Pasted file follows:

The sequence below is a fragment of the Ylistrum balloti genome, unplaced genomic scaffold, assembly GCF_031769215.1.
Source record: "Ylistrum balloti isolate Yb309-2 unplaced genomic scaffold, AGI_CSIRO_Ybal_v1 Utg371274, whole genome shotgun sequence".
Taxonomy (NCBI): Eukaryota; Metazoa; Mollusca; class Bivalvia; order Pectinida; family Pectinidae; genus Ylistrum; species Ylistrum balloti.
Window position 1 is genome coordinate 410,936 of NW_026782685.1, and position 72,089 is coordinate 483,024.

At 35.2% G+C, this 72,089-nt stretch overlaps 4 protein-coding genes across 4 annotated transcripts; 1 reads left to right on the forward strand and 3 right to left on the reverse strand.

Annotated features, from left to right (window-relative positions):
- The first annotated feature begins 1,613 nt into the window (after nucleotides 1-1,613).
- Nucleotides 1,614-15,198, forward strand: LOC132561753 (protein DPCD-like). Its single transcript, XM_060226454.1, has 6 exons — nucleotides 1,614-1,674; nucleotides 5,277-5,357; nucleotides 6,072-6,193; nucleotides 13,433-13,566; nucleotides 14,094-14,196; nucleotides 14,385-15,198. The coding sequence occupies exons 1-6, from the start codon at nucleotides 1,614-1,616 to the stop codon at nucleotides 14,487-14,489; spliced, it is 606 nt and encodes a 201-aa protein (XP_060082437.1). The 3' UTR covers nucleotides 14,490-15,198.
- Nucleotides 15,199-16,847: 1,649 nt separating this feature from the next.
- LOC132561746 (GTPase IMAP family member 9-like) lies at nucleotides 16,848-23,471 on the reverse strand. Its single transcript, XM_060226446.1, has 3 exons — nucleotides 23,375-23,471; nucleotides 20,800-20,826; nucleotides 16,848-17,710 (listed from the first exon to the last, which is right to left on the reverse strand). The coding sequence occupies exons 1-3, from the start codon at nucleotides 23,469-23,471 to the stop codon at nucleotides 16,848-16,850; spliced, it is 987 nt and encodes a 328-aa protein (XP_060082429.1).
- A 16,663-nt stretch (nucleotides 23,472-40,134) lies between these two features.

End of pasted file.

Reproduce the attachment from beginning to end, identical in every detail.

The sequence below is a fragment of the Ylistrum balloti genome, unplaced genomic scaffold, assembly GCF_031769215.1.
Source record: "Ylistrum balloti isolate Yb309-2 unplaced genomic scaffold, AGI_CSIRO_Ybal_v1 Utg371274, whole genome shotgun sequence".
Taxonomy (NCBI): Eukaryota; Metazoa; Mollusca; class Bivalvia; order Pectinida; family Pectinidae; genus Ylistrum; species Ylistrum balloti.
Window position 1 is genome coordinate 410,936 of NW_026782685.1, and position 72,089 is coordinate 483,024.

At 35.2% G+C, this 72,089-nt stretch overlaps 4 protein-coding genes across 4 annotated transcripts; 1 reads left to right on the forward strand and 3 right to left on the reverse strand.

Annotated features, from left to right (window-relative positions):
- The first annotated feature begins 1,613 nt into the window (after nucleotides 1-1,613).
- Nucleotides 1,614-15,198, forward strand: LOC132561753 (protein DPCD-like). Its single transcript, XM_060226454.1, has 6 exons — nucleotides 1,614-1,674; nucleotides 5,277-5,357; nucleotides 6,072-6,193; nucleotides 13,433-13,566; nucleotides 14,094-14,196; nucleotides 14,385-15,198. The coding sequence occupies exons 1-6, from the start codon at nucleotides 1,614-1,616 to the stop codon at nucleotides 14,487-14,489; spliced, it is 606 nt and encodes a 201-aa protein (XP_060082437.1). The 3' UTR covers nucleotides 14,490-15,198.
- Nucleotides 15,199-16,847: 1,649 nt separating this feature from the next.
- LOC132561746 (GTPase IMAP family member 9-like) lies at nucleotides 16,848-23,471 on the reverse strand. Its single transcript, XM_060226446.1, has 3 exons — nucleotides 23,375-23,471; nucleotides 20,800-20,826; nucleotides 16,848-17,710 (listed from the first exon to the last, which is right to left on the reverse strand). The coding sequence occupies exons 1-3, from the start codon at nucleotides 23,469-23,471 to the stop codon at nucleotides 16,848-16,850; spliced, it is 987 nt and encodes a 328-aa protein (XP_060082429.1).
- A 16,663-nt stretch (nucleotides 23,472-40,134) lies between these two features.